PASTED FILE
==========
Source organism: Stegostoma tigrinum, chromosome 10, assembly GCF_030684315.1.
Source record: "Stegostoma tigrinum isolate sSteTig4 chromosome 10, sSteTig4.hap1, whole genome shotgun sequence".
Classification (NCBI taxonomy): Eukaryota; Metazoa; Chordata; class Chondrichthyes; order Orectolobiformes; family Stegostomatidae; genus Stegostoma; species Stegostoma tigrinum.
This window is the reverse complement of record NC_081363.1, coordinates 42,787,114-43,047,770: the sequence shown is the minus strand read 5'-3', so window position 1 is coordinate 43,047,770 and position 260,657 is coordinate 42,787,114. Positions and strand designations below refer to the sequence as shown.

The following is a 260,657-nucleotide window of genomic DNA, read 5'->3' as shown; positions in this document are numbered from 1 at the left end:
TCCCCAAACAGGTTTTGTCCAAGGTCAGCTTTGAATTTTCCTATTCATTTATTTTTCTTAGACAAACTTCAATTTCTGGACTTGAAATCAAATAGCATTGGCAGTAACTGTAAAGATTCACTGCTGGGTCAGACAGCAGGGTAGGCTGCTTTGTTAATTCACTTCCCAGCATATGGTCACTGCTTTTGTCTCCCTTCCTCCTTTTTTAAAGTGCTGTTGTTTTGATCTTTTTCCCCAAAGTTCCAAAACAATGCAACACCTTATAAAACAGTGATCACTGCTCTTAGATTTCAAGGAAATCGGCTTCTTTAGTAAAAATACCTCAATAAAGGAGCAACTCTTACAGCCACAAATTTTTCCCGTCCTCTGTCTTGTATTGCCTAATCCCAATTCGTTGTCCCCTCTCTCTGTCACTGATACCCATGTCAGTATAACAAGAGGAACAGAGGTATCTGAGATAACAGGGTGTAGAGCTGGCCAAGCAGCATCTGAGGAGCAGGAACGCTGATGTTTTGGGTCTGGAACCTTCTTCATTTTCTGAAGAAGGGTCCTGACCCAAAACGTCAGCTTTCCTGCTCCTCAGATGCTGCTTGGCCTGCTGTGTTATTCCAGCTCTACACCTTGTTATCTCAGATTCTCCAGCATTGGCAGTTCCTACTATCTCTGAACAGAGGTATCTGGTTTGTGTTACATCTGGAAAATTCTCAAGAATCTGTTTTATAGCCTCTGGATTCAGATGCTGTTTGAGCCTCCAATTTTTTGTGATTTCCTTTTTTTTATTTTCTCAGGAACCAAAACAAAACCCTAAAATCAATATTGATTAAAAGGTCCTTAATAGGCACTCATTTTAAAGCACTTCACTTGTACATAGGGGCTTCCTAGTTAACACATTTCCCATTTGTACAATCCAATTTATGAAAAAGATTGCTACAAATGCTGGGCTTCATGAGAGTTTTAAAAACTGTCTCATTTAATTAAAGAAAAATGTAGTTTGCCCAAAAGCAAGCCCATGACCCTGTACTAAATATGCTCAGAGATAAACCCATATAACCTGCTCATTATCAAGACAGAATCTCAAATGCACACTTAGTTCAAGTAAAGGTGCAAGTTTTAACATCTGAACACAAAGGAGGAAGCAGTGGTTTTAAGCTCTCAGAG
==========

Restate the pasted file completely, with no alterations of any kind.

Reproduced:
Source organism: Stegostoma tigrinum, chromosome 10, assembly GCF_030684315.1.
Source record: "Stegostoma tigrinum isolate sSteTig4 chromosome 10, sSteTig4.hap1, whole genome shotgun sequence".
Classification (NCBI taxonomy): Eukaryota; Metazoa; Chordata; class Chondrichthyes; order Orectolobiformes; family Stegostomatidae; genus Stegostoma; species Stegostoma tigrinum.
This window is the reverse complement of record NC_081363.1, coordinates 42,787,114-43,047,770: the sequence shown is the minus strand read 5'-3', so window position 1 is coordinate 43,047,770 and position 260,657 is coordinate 42,787,114. Positions and strand designations below refer to the sequence as shown.

The following is a 260,657-nucleotide window of genomic DNA, read 5'->3' as shown; positions in this document are numbered from 1 at the left end:
TCCCCAAACAGGTTTTGTCCAAGGTCAGCTTTGAATTTTCCTATTCATTTATTTTTCTTAGACAAACTTCAATTTCTGGACTTGAAATCAAATAGCATTGGCAGTAACTGTAAAGATTCACTGCTGGGTCAGACAGCAGGGTAGGCTGCTTTGTTAATTCACTTCCCAGCATATGGTCACTGCTTTTGTCTCCCTTCCTCCTTTTTTAAAGTGCTGTTGTTTTGATCTTTTTCCCCAAAGTTCCAAAACAATGCAACACCTTATAAAACAGTGATCACTGCTCTTAGATTTCAAGGAAATCGGCTTCTTTAGTAAAAATACCTCAATAAAGGAGCAACTCTTACAGCCACAAATTTTTCCCGTCCTCTGTCTTGTATTGCCTAATCCCAATTCGTTGTCCCCTCTCTCTGTCACTGATACCCATGTCAGTATAACAAGAGGAACAGAGGTATCTGAGATAACAGGGTGTAGAGCTGGCCAAGCAGCATCTGAGGAGCAGGAACGCTGATGTTTTGGGTCTGGAACCTTCTTCATTTTCTGAAGAAGGGTCCTGACCCAAAACGTCAGCTTTCCTGCTCCTCAGATGCTGCTTGGCCTGCTGTGTTATTCCAGCTCTACACCTTGTTATCTCAGATTCTCCAGCATTGGCAGTTCCTACTATCTCTGAACAGAGGTATCTGGTTTGTGTTACATCTGGAAAATTCTCAAGAATCTGTTTTATAGCCTCTGGATTCAGATGCTGTTTGAGCCTCCAATTTTTTGTGATTTCCTTTTTTTTATTTTCTCAGGAACCAAAACAAAACCCTAAAATCAATATTGATTAAAAGGTCCTTAATAGGCACTCATTTTAAAGCACTTCACTTGTACATAGGGGCTTCCTAGTTAACACATTTCCCATTTGTACAATCCAATTTATGAAAAAGATTGCTACAAATGCTGGGCTTCATGAGAGTTTTAAAAACTGTCTCATTTAATTAAAGAAAAATGTAGTTTGCCCAAAAGCAAGCCCATGACCCTGTACTAAATATGCTCAGAGATAAACCCATATAACCTGCTCATTATCAAGACAGAATCTCAAATGCACACTTAGTTCAAGTAAAGGTGCAAGTTTTAACATCTGAACACAAAGGAGGAAGCAGTGGTTTTAAGCTCTCAGAG